With the increasing Brexit turmoil, it is unclear if we will have the same prime minister by the time this article is printed. I hope we do, as a change is unlikely to make the situation any better, only causing further uncertainty and changing the points of disagreement.
It is impossible for everyone to be satisfied with the outcome, given that even those who voted the same cannot agree.
The continuing uncertainty has focused my decision-making on grain sales and we are now virtually fully sold on the 2018 crop and have taken significant cover on harvest 2019 sales, including locking in some wheat futures as a base price for spring malting barley.
It is concerning to see that even though grain and oil prices have been falling for some time, the price of fertiliser continues to rise month on month.
This will significantly affect the margin of any crops where the fertiliser has yet to be purchased.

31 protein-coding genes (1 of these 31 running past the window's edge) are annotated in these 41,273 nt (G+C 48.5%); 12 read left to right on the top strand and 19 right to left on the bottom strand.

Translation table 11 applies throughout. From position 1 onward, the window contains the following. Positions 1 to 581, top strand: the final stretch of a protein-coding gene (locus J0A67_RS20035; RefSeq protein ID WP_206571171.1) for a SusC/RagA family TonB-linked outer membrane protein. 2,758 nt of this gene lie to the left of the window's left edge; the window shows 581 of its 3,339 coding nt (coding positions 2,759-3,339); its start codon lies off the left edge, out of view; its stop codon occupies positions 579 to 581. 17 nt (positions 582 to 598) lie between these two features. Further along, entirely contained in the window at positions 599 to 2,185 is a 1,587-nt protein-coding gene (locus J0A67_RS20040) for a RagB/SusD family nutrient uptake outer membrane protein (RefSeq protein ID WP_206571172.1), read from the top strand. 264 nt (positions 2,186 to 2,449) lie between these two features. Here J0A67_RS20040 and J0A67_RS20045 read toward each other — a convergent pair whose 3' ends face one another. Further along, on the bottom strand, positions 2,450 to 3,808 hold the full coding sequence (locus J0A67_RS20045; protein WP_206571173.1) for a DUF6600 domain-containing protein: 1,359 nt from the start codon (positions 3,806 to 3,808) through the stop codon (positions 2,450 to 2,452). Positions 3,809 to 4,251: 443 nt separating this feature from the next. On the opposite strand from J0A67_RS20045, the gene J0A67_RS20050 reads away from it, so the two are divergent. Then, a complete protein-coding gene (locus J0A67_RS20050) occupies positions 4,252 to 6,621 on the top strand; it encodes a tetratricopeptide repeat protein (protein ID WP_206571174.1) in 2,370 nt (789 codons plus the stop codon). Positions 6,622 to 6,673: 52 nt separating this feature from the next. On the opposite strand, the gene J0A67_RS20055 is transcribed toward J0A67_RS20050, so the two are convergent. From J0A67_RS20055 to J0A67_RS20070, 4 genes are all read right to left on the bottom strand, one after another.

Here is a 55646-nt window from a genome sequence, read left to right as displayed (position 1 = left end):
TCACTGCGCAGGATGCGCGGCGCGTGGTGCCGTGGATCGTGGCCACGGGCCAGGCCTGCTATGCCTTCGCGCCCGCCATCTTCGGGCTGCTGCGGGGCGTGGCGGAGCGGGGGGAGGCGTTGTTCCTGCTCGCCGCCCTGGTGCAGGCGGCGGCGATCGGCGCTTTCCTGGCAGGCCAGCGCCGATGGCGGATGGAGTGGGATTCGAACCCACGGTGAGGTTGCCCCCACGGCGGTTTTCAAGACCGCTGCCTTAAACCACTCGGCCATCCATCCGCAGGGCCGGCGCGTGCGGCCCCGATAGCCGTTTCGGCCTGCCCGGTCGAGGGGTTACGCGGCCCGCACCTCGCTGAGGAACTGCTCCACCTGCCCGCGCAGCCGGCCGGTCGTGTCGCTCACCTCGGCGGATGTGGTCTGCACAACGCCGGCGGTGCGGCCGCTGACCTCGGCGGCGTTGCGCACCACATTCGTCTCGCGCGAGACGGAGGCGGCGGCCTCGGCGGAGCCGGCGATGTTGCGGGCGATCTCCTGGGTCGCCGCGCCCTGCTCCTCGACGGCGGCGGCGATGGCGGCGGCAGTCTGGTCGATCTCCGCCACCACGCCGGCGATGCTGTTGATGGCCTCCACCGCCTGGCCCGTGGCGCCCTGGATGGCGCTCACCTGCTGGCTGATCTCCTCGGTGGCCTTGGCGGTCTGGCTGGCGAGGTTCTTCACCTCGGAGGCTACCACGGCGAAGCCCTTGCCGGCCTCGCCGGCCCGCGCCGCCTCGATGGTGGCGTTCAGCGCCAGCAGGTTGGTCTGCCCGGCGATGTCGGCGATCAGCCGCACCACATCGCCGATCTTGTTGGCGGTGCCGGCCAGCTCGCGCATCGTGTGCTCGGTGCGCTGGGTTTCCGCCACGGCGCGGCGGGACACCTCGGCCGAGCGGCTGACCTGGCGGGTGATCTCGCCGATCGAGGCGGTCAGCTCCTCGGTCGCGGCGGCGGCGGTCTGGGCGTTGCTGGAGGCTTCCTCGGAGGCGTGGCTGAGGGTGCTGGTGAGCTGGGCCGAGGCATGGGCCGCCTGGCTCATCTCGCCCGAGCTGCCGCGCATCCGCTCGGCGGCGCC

We have now demonstrated a variety of tractors and all have some good points, but no one machine shares them all.
While there is no doubt that design and technology have made things more efficient and improved the cab environment, there seems to be a tendency to add features just because it is possible, rather than because there is a benefit.
To me, the idea that you can electronically muddle up all the spool valve controls is a recipe for disaster when the next operator gets on.
We are now at the stage of confirming tyre choice and getting prices finalised so we can make a decision and place the order for delivery in the spring.
The continued dry conditions have given a great chance to get lime applied and keep going with the ploughing.
The more that is done now, the less pressure there is to get it completed in the spring and the more the winter weather can help to create a seed-bed.